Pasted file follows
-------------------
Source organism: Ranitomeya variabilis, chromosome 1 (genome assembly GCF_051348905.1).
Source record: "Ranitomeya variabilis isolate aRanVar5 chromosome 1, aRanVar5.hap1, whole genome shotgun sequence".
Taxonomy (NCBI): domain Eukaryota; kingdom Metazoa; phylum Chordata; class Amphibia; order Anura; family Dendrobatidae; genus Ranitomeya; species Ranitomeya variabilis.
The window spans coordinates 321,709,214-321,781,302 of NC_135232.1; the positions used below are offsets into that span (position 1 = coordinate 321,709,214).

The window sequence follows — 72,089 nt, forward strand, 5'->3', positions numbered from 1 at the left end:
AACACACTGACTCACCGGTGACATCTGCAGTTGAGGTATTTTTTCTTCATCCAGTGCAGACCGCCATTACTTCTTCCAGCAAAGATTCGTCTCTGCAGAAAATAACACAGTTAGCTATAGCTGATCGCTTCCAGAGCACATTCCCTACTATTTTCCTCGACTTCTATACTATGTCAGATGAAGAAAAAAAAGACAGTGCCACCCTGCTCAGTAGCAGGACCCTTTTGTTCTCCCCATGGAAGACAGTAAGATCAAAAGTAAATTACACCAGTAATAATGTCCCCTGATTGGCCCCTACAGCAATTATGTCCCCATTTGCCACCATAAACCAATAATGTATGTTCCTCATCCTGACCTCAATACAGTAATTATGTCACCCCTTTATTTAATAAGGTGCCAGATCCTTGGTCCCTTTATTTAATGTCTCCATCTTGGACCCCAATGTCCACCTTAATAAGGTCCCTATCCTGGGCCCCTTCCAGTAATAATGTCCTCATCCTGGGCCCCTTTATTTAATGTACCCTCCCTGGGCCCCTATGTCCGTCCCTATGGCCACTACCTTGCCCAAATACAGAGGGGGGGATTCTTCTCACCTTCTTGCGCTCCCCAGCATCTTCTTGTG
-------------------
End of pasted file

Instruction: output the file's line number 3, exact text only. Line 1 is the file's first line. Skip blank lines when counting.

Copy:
Taxonomy (NCBI): domain Eukaryota; kingdom Metazoa; phylum Chordata; class Amphibia; order Anura; family Dendrobatidae; genus Ranitomeya; species Ranitomeya variabilis.